Ultimate Fall and Winter Preparedness Checklist

Pro Tip

Chimneys can accumulate a lot of creosote during the winter months. Set a reminder to look up your chimney with a flashlight every few months. A good time to do this is when you are cleaning out the ashes.

Pro Tip

If you have a small dog or just a few cats, you may want to buy larger bags of their food and vacuum seal it into smaller portions to extend the shelf life.


What basics should I have on hand for a winter storm?

  • Food and water for 3-5 days
  • minimum
  • Medications
  • Pet Foods
  • Small backup power source so you can keep your cell phone charged
  • Warm clothing
  • Blankets
  • Something for entertainment
  • Emergency radio

What is the best way to stay warm if I have no source of heat?

If you don’t have backup heat, emergency blankets are an affordable choice that can help out. Wear a lot of layers of clothing. Don’t forget to wear a hat. Gathering everyone in your home into 1-2 rooms and closing any adjoining doors can help.

You can set up a tent inside your home and stay in that. It is much easier to stay warm inside a tent in an unheated home than just sitting in a room with a blanket. Now would also be a good time to get out any sleeping bags or camping pads. Cuddling with loved ones will help out too.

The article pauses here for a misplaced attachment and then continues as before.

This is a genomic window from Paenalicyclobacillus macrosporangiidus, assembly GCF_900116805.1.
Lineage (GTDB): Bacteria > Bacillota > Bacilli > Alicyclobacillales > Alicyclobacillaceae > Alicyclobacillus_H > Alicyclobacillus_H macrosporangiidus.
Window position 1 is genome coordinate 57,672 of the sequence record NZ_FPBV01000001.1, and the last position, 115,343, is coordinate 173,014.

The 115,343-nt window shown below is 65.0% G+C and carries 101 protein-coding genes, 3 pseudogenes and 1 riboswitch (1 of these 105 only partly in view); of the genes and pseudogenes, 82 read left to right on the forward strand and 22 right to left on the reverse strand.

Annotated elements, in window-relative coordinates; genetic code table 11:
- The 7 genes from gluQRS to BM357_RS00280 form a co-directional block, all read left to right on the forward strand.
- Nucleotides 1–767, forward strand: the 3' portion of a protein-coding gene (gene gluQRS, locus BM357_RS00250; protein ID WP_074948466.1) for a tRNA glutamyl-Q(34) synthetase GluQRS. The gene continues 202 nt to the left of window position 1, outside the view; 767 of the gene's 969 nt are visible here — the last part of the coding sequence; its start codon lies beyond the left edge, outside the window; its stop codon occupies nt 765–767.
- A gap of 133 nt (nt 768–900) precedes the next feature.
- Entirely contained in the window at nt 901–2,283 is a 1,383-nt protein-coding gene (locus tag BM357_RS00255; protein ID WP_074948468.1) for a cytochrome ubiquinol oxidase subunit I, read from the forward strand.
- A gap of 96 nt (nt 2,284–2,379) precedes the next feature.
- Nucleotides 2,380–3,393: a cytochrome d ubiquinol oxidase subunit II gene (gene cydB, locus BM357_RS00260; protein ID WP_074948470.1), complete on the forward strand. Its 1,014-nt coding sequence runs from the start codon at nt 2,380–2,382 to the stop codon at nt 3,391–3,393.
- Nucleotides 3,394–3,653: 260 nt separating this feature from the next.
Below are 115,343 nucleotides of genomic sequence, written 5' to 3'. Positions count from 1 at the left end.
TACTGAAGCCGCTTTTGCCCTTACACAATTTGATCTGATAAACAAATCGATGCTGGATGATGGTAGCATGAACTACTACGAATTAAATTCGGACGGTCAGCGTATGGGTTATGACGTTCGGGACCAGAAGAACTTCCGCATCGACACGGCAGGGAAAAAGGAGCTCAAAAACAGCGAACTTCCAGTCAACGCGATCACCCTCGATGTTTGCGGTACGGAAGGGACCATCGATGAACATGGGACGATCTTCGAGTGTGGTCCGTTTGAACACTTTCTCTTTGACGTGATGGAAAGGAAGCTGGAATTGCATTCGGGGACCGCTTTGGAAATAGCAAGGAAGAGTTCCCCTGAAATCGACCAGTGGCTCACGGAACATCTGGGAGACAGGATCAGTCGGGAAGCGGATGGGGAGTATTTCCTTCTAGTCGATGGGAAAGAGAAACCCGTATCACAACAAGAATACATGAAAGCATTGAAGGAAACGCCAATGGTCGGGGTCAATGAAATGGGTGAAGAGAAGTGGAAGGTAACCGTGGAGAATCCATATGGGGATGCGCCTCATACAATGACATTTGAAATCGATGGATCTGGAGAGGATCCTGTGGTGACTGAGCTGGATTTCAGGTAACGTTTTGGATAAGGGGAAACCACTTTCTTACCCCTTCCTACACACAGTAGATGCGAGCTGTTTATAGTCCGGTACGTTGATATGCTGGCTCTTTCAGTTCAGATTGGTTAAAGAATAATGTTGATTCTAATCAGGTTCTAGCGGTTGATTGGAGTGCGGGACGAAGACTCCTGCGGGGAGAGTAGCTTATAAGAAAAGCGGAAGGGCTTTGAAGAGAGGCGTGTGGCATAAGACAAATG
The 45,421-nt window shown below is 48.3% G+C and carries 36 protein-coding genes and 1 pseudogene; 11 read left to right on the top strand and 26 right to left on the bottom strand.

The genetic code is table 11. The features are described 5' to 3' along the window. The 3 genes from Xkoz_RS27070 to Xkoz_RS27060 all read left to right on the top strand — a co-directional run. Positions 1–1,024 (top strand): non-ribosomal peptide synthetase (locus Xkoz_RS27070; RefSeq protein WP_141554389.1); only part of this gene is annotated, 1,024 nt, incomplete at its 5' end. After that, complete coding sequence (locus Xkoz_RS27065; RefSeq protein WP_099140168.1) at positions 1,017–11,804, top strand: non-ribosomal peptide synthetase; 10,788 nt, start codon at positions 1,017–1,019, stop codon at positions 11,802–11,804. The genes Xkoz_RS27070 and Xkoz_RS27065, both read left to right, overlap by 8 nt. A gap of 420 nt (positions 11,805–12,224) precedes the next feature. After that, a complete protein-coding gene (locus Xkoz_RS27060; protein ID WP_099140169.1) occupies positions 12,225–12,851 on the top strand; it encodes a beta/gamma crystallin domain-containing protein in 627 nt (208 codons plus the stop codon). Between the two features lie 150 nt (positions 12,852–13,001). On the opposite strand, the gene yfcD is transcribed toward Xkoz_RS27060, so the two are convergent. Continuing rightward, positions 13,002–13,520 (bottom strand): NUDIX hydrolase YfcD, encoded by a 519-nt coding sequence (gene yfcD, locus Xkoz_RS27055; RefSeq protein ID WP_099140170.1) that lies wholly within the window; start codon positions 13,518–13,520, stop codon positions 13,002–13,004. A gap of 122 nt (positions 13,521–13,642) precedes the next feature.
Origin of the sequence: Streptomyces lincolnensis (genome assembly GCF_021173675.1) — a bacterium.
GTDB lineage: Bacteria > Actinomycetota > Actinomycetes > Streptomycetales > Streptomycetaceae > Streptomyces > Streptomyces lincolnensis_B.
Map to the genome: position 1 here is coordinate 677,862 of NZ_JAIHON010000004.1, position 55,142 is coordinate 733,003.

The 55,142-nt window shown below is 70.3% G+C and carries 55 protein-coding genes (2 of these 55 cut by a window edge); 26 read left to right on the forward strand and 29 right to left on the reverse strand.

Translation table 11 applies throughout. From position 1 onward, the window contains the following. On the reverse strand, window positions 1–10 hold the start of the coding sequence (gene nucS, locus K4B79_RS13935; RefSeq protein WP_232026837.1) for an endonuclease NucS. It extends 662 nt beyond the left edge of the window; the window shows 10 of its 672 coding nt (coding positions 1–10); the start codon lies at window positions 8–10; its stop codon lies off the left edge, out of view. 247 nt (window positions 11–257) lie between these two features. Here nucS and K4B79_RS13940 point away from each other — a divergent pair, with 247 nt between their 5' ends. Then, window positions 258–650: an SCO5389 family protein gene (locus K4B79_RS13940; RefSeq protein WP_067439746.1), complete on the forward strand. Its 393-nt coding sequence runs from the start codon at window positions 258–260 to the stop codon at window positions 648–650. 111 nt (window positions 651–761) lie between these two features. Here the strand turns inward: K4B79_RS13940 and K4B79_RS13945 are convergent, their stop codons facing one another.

How can I safely cook if the power is out?

If you have a gas stove you may be able to use a lighter to ignite stove eyes but you will not be able to use your oven. A lot of people use their gas powered grills outside to cook during power outages. Never use a gas grill inside! Of course you can use a wood stove to cook on if the power is out or even build a fire outside. Small camp stoves can be used outside as well. Sterno cans are ok to use inside to heat up pots of food.

MEET Samantha Biggers

Samantha is Ready To Go Survival's lead editor, a life-long outdoorswoman with a Bachelors in Environmental Studies. She learned the foundation of preparedness from her father who saw heavy combat in Vietnam during the Tet Offensive. An avid outdoors woman and survivalist, her articles have appeared in various homesteading magazines such as GRIT, Back Home, Backwoods Home, and Countryside.

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